There are thousands of fintech companies in the world, and it feels like a dozen new ones are getting founded every day.
So one would expect them to spend some time on positioning and converting new customers.
Yet a look at some websites of emerging and established fintech companies shows that there’s a lot of work to be done.
In this five-by-five breakdown, I highlight five elements of fintech home pages that are great, promising, or unbelievably bad. To my surprise, it’s mostly the latter – some part-time newsletter creators even do better.
Let’s start with the best home page.
There’s some room to improve the CTAs, but GoCardless does a great overall job with full hero section.
The biggest pro is, without a doubt, the short and clear explainer video. However, they could’ve made it more prominent so more people watch it.
The most disappointing parts here are the call-to-action buttons. They’re generic and have a lot of friction.
- I’d use the color purple for the news and the green color for the button, so it stands out more.
- It’s not clear what’s going to happen after I click sign up.
- There’s no social proof or other way to reduce friction. This could be improved by saying it’s free – or mentioning a free trial. Some reassurance that it’s safe would also help. And how many other companies use this?
Stripe‘s home page did about as well as the one above.
It’s solid, meeting most of the required elements, but there’s some room for improvement.
It feels like the decisions were perfect, but the execution lacking. I love the use of screenshots but they’re a bit unclear. I’m not sure what I’m looking at. The two images don’t seem to be connected either, and that’s confusing.
That gradient in the background is a good idea to give the page some color and energy, but again, the execution is disappointing. It feels like the gradient is on top of the title; that just looks unprofessional. It seems innocent at first, but it keeps disturbing me.
The biggest win of the page is the subtitle. In 4 lines and 26 words, they answer many questions:
- Why trust this company? Millions of businesses use the software.
- Who is it for? Businesses of all sizes – from startups to large enterprises.
- What does it do? Accept payments, send payouts, and manage your business online.
It’s one of the greatest subtitles I’ve seen.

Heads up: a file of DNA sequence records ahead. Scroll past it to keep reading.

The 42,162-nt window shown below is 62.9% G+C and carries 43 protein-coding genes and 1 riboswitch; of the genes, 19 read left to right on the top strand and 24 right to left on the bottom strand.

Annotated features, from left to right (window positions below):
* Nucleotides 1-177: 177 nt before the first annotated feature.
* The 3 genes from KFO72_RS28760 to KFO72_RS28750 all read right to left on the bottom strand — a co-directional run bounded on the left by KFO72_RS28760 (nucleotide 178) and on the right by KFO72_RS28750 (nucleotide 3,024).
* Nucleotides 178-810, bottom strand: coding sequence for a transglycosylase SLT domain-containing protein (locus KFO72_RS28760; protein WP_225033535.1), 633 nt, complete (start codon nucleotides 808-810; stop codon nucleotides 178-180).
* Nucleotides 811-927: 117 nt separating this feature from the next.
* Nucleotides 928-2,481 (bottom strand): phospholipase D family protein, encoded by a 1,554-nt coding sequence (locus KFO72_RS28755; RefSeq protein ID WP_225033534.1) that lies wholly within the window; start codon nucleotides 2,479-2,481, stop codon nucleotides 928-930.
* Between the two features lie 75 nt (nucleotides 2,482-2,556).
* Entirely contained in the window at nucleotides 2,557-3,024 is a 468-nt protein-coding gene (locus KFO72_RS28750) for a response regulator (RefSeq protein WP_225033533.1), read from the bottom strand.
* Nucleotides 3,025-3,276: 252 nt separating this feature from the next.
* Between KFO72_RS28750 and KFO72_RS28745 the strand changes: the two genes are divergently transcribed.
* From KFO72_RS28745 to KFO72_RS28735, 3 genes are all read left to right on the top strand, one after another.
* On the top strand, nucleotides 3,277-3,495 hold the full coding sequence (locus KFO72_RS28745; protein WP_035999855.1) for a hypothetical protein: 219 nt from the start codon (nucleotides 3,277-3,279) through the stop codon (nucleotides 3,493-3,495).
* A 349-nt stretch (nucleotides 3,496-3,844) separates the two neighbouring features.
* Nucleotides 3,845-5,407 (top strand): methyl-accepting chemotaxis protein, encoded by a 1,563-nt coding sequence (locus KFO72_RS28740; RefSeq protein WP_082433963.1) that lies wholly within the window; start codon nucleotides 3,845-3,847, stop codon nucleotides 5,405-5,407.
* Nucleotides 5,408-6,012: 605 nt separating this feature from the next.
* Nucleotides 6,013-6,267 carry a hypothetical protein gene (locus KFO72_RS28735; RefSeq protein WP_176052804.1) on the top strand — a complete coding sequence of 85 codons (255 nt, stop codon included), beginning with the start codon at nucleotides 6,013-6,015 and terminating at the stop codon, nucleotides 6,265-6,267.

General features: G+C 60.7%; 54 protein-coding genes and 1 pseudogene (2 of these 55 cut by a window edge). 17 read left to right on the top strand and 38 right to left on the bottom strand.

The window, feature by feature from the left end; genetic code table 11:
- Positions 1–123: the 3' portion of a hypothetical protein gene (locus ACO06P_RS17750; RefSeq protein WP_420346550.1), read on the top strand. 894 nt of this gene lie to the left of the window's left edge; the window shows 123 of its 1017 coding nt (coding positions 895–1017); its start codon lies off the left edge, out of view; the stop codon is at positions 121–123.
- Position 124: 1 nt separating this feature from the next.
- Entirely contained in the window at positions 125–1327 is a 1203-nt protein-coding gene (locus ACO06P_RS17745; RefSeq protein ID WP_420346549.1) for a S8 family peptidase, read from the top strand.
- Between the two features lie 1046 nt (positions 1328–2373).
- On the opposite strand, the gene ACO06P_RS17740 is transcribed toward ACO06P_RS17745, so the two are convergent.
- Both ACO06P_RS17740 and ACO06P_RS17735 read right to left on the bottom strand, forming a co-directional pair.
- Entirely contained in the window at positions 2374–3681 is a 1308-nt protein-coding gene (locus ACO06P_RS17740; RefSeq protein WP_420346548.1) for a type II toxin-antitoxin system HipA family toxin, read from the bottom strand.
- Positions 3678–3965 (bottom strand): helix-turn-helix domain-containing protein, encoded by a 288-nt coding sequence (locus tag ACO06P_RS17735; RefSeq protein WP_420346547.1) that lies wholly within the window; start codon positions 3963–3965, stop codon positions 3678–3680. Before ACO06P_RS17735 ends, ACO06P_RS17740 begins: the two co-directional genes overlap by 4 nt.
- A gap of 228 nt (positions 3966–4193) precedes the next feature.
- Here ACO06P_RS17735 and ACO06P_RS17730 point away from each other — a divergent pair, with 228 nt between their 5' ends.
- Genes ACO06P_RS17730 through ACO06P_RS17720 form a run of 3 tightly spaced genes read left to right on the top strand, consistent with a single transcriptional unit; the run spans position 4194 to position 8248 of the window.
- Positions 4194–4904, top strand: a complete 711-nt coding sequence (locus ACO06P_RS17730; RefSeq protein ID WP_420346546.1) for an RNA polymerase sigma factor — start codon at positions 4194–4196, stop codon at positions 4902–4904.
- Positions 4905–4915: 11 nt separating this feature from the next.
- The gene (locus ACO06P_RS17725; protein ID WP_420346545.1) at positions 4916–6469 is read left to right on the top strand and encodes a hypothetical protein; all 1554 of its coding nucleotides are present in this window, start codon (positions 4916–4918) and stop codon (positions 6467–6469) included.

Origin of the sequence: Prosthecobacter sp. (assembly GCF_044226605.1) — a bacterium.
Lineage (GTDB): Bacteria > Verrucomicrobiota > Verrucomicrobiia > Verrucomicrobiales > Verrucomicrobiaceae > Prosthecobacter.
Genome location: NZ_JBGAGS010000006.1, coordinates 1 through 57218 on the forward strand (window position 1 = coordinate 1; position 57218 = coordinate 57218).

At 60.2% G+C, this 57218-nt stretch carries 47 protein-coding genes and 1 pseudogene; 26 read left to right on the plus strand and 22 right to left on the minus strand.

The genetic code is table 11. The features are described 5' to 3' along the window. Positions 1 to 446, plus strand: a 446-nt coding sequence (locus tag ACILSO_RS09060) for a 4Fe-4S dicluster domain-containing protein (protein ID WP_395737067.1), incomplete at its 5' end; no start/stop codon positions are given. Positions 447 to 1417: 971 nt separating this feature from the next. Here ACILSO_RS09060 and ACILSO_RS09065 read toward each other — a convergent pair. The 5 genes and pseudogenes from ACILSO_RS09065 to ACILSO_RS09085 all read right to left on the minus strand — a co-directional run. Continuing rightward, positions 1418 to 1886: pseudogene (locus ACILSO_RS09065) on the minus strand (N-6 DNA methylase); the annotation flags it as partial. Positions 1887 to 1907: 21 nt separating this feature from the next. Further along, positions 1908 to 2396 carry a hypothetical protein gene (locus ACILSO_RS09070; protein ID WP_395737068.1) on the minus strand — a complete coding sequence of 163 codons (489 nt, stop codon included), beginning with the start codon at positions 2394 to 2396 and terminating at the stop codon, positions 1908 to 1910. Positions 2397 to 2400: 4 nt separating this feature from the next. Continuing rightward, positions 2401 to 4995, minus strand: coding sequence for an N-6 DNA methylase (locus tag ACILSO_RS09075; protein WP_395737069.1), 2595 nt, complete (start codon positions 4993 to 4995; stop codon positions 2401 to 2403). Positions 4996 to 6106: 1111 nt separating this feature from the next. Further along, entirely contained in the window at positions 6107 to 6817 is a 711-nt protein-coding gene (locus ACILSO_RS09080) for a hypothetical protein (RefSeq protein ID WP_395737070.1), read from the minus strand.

Deel is an awesome company that allows companies to hire and pay people wherever they live; their home page is a bit less awesome.
At first sight, it’s not a bad home page but when you zoom in on the details, many things can be improved.
- The title is vague, says little about the product, and doesn’t address the customer at all.
- The image doesn’t match the business.
- They didn’t think much about the colors.
I do believe the usually boring “request a demo” button is a good choice here. We’re talking about a rather complex product with different solutions for companies that work remotely. Getting to know them better first seems like the best move.
Curvo is an exciting investment startup.
They’re still in full development and exploring many marketing ideas. But, of course, a solid home page is crucial for a good start.
So how did they do?
There are interesting ideas but there’s also a lot of work too.
- The green background only covering half of the hero section is something I’ve frequently experienced with WordPress. It looks sloppy.
- There’s no subtitle, call to action or social proof on this landing page.
- It lacks more personality. It’s not addressing any particular pain points or people.
I do love the interactive part. Pehaps it’s difficult to rewrite the home page and keep this in the hero section, but if that works, it would be a great home page.
Revolut, in my experience, is a ground-breaking company in many aspects.
So when I looked at their home page and was underwhelmed, I double-checked to make sure this was the “right Revolut”.
So many things can be improved here:
- Too many random images. I’m not sure how they’re all connected. Some are blurry. Too many colors. A big NO.
- It’s all about the product, nothing about the benefits or problems it solves.
- There’s little effort to keep me on the page or make me want to click the CTA.
The only positives are “open your account in a flash” and “get a free account”. The rest is well below-expectations for a company this size.
Lessons learned from this fintech homepage breakdown
On each home page I highlighted five elements, mostly things to be improved. I tried not to repeat myself, but a couple of pages made the same mistakes. Here’s a summary of the most common mistakes, or missed opportunities.
- Not everyone is going to click your CTA button or menu. Make sure there’s some hint to keep scrolling (arrow, design, second button)
- Screenshots are mostly the best option for a visual. Just make sure they’re relevant and clear for someone who’s not familiar with the product.
- Steer clear of generic CTAs. Make sure your CTA tells what’s going to happen next.
- Design and color matter, even for financial services. Too many colors are distracting; only two colors is boring.
- We’re dealing with money here. SOCIAL PROOF is crucial. Only Stripe took care of this and this might be the biggest surprise of all. Show some clients in the hero section, tell how many customers you have, promise me you’re well-regulated.
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